UPDATE 7:14PM: This was the last stop on Swedish rockers One Inch Giant‘s US tour. I saw the first one earlier this week in Brooklyn. Pretty awesome of an underground band, relatively unknown, to get over here and do a week of shows like that. Unlike in Brooklyn, I watched their whole set this time around, though it seems I’d seen more of it than I thought last time. They sent out a building jam to the ladies, hit the blastbeats again — frontman Filip Åstrand warning the crowd beforehand by saying, “I know you like them slow, but this one’s fast” — and gave a solid, energetic showing of their straightforward European-style heavy rock. I couldn’t help but wonder if Åstrand washed his Morbid Angel shirt between the two shows, but as I couldn’t smell him while was taking pictures, I figure probably there was laundry done at some point during the week. Their stuff was straight ahead catchy, and I think maybe some of the ideas got lost in translation between the Euro and US markets, but for both the fact that they’re here and for what they actually did while they were on stage, it was more than respectable.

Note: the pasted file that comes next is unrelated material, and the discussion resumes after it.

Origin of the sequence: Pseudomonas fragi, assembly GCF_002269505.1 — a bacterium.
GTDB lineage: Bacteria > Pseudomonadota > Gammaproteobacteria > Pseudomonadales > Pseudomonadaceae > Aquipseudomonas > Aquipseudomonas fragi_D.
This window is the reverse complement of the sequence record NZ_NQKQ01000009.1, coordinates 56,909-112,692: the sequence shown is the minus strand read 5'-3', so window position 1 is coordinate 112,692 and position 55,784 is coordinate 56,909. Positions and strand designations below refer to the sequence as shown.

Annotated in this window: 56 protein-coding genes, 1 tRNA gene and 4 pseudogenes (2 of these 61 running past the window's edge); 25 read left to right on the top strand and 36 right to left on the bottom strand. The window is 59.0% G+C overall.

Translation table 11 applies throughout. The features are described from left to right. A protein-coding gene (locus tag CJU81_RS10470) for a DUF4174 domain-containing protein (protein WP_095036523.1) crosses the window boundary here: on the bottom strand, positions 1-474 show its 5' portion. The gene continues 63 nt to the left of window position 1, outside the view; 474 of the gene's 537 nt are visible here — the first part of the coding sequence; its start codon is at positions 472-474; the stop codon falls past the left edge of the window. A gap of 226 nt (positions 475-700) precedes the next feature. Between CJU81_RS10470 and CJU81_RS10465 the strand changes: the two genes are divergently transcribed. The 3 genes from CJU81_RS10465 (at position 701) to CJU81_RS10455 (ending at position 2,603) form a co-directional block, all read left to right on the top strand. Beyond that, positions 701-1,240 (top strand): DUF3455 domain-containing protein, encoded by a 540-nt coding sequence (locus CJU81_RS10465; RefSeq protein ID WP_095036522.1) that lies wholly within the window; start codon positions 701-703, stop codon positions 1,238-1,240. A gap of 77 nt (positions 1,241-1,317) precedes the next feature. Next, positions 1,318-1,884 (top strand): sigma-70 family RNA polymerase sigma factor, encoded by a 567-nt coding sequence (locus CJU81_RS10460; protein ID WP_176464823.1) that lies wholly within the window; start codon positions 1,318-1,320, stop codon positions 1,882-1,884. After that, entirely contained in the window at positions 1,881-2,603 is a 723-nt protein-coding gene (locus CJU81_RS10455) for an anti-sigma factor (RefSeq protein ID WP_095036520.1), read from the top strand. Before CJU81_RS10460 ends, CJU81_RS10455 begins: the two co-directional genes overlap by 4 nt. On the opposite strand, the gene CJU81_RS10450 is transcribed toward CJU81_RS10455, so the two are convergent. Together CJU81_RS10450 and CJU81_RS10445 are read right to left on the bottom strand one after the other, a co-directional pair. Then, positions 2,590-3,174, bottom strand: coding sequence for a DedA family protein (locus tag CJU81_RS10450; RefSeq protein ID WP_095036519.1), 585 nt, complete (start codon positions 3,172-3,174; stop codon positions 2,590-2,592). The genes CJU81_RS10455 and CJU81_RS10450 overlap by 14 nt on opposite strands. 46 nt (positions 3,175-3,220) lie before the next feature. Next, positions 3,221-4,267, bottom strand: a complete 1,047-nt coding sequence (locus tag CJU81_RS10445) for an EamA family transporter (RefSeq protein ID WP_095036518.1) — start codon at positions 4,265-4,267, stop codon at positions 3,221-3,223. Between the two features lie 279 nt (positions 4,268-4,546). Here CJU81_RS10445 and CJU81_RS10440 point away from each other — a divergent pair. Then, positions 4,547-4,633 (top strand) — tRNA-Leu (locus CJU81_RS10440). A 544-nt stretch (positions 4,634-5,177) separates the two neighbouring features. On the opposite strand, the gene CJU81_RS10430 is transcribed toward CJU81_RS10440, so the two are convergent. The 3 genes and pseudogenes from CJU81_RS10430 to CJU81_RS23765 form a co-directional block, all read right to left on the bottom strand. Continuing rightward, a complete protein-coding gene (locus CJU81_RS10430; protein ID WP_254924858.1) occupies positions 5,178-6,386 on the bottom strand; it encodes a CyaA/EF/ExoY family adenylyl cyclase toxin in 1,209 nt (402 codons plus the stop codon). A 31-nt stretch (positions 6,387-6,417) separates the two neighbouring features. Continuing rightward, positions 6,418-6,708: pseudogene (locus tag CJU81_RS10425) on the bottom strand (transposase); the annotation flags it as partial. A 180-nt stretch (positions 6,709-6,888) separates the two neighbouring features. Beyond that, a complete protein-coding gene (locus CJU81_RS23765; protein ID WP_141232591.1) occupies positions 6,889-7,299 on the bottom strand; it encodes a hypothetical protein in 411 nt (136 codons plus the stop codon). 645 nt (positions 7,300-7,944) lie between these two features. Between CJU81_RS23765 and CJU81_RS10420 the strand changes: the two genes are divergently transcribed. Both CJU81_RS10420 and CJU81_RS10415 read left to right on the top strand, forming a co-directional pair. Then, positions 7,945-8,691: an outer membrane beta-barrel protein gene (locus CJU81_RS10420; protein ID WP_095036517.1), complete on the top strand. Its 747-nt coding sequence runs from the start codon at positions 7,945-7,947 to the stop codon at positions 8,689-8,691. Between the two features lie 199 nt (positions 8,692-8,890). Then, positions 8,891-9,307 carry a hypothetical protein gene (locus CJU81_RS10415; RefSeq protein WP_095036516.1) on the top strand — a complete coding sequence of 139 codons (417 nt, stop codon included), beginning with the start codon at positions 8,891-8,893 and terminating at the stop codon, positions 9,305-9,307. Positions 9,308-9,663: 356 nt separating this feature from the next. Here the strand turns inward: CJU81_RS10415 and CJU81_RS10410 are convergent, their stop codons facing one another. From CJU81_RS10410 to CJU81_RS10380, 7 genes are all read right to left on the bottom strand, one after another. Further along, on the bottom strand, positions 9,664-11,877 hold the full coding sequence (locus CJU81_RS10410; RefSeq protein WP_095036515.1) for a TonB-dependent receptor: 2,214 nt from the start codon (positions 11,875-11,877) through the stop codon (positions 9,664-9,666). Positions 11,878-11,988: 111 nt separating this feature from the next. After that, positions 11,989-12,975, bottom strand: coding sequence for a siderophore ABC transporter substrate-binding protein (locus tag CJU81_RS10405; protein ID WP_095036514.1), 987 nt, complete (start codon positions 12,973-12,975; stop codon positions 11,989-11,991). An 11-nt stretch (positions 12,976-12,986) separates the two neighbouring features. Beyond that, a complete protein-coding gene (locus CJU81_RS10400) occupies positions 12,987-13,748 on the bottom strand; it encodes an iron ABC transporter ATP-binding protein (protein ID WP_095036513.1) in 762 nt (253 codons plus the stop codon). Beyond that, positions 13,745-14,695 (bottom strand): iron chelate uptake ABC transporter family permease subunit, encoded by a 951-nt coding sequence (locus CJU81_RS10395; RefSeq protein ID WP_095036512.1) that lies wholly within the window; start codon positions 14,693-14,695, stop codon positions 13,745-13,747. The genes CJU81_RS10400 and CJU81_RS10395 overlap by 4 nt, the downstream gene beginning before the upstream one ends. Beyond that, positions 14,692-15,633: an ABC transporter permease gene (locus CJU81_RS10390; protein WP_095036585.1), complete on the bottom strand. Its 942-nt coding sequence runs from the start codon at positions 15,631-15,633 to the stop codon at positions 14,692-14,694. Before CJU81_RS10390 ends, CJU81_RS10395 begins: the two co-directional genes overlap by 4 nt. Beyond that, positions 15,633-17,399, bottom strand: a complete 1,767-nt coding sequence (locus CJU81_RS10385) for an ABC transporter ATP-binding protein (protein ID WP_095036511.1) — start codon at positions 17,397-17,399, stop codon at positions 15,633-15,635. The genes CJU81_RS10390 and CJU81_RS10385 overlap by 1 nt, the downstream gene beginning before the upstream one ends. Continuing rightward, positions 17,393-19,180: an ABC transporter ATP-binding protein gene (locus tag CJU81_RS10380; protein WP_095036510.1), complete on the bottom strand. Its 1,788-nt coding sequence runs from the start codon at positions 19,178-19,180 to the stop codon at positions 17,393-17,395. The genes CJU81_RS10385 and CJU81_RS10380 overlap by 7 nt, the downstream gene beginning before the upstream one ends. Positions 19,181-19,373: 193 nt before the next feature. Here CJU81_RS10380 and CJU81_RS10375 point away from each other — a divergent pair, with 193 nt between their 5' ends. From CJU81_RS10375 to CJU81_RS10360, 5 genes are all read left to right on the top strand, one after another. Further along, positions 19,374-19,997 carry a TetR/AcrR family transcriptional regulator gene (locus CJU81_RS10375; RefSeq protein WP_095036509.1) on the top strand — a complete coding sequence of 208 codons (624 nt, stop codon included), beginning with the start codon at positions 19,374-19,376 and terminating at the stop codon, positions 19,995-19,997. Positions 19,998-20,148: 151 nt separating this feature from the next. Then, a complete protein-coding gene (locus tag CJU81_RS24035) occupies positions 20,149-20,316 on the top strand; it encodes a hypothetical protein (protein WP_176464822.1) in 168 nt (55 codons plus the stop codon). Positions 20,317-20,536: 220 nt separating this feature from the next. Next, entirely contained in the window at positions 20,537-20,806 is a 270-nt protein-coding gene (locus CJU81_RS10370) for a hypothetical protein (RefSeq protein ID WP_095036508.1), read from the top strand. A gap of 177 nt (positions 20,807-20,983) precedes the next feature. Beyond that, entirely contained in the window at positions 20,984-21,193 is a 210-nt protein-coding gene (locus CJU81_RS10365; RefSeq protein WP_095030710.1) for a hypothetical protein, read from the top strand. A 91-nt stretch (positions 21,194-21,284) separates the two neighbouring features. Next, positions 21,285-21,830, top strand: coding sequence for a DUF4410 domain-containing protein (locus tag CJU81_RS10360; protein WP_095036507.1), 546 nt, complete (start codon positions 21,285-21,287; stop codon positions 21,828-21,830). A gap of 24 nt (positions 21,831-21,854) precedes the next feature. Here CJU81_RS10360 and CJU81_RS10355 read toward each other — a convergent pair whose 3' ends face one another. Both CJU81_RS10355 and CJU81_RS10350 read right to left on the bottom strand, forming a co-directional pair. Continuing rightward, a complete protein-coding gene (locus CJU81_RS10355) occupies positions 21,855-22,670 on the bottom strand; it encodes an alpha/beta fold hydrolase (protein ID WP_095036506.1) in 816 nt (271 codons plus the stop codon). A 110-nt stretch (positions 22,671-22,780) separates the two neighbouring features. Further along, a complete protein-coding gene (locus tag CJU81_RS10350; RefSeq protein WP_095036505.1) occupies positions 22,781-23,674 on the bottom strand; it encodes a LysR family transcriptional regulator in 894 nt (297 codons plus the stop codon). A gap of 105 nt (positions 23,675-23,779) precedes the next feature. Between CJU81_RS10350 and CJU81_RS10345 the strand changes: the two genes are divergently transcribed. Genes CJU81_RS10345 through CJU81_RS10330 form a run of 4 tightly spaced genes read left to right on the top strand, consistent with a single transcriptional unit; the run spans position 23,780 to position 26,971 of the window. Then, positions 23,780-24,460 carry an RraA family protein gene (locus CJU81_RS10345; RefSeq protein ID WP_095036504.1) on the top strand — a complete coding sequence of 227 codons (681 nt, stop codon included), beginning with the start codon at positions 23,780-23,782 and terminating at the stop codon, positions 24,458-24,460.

UPDATE 8:11PM: As good as some of the doom I’ve seen over the last couple days has been, I don’t know if anything tops Rochester, New York’s Orodruin. They haven’t put out an album since 2003’s Epicurean Mass, but here as at Days of the Doomed, they came on and promptly blew the crowd away. John Gallo doesn’t so much play riffs as he conjures them, summoning them from his guitar in some kind of doomly ceremonial rite. The band played as a four-piece tonight, with second guitarist (and if I’m wrong on the name, please correct me) Nick Tydelski joining the melee alongside bassist/vocalist Mike Puleo and drummer Mike Waske. As a four-piece, they were no less potent than as a trio, and they had what I think was the biggest crowd of the fest so far. I didn’t count heads or anything, but all the people I’ve seen milling about the El ‘n’ Gee today finally seemed to all be in the same place at the same time. Good reason, as Orodruin are hands down one of the best traditional doom acts I’ve ever encountered live, breathing new life into what in most hands is a genre based in no small part on retread. Not knocking that, just saying that these guys have something special. Their In Doomdemo/EP is here and on sale. I bought one in Wisconsin, but I’m almost tempted to pick up another, just to have it. Fucking a.